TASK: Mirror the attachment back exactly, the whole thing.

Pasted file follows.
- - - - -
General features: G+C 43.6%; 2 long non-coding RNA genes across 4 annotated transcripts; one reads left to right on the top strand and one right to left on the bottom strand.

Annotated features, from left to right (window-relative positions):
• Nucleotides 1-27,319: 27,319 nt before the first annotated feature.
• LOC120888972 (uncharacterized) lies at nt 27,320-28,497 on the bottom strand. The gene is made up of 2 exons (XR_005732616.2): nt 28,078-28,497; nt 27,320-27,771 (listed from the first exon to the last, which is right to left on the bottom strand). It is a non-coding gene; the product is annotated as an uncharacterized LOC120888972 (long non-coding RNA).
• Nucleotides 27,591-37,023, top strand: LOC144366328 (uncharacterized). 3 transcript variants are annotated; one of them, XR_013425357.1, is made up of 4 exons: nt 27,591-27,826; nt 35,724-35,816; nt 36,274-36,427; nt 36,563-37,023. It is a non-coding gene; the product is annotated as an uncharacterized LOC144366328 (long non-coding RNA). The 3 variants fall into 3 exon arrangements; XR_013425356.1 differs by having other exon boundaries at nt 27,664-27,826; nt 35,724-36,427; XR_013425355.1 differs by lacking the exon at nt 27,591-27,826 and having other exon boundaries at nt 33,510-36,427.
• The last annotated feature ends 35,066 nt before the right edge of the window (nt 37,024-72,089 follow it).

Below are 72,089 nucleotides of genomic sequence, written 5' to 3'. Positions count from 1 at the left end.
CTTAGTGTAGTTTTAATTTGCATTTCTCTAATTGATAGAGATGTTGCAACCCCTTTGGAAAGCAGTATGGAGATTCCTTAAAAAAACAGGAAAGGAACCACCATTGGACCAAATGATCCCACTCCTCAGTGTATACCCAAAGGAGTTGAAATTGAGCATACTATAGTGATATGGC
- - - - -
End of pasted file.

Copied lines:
General features: G+C 43.6%; 2 long non-coding RNA genes across 4 annotated transcripts; one reads left to right on the top strand and one right to left on the bottom strand.

Annotated features, from left to right (window-relative positions):
• Nucleotides 1-27,319: 27,319 nt before the first annotated feature.
• LOC120888972 (uncharacterized) lies at nt 27,320-28,497 on the bottom strand. The gene is made up of 2 exons (XR_005732616.2): nt 28,078-28,497; nt 27,320-27,771 (listed from the first exon to the last, which is right to left on the bottom strand). It is a non-coding gene; the product is annotated as an uncharacterized LOC120888972 (long non-coding RNA).
• Nucleotides 27,591-37,023, top strand: LOC144366328 (uncharacterized). 3 transcript variants are annotated; one of them, XR_013425357.1, is made up of 4 exons: nt 27,591-27,826; nt 35,724-35,816; nt 36,274-36,427; nt 36,563-37,023. It is a non-coding gene; the product is annotated as an uncharacterized LOC144366328 (long non-coding RNA). The 3 variants fall into 3 exon arrangements; XR_013425356.1 differs by having other exon boundaries at nt 27,664-27,826; nt 35,724-36,427; XR_013425355.1 differs by lacking the exon at nt 27,591-27,826 and having other exon boundaries at nt 33,510-36,427.
• The last annotated feature ends 35,066 nt before the right edge of the window (nt 37,024-72,089 follow it).

Below are 72,089 nucleotides of genomic sequence, written 5' to 3'. Positions count from 1 at the left end.
CTTAGTGTAGTTTTAATTTGCATTTCTCTAATTGATAGAGATGTTGCAACCCCTTTGGAAAGCAGTATGGAGATTCCTTAAAAAAACAGGAAAGGAACCACCATTGGACCAAATGATCCCACTCCTCAGTGTATACCCAAAGGAGTTGAAATTGAGCATACTATAGTGATATGGC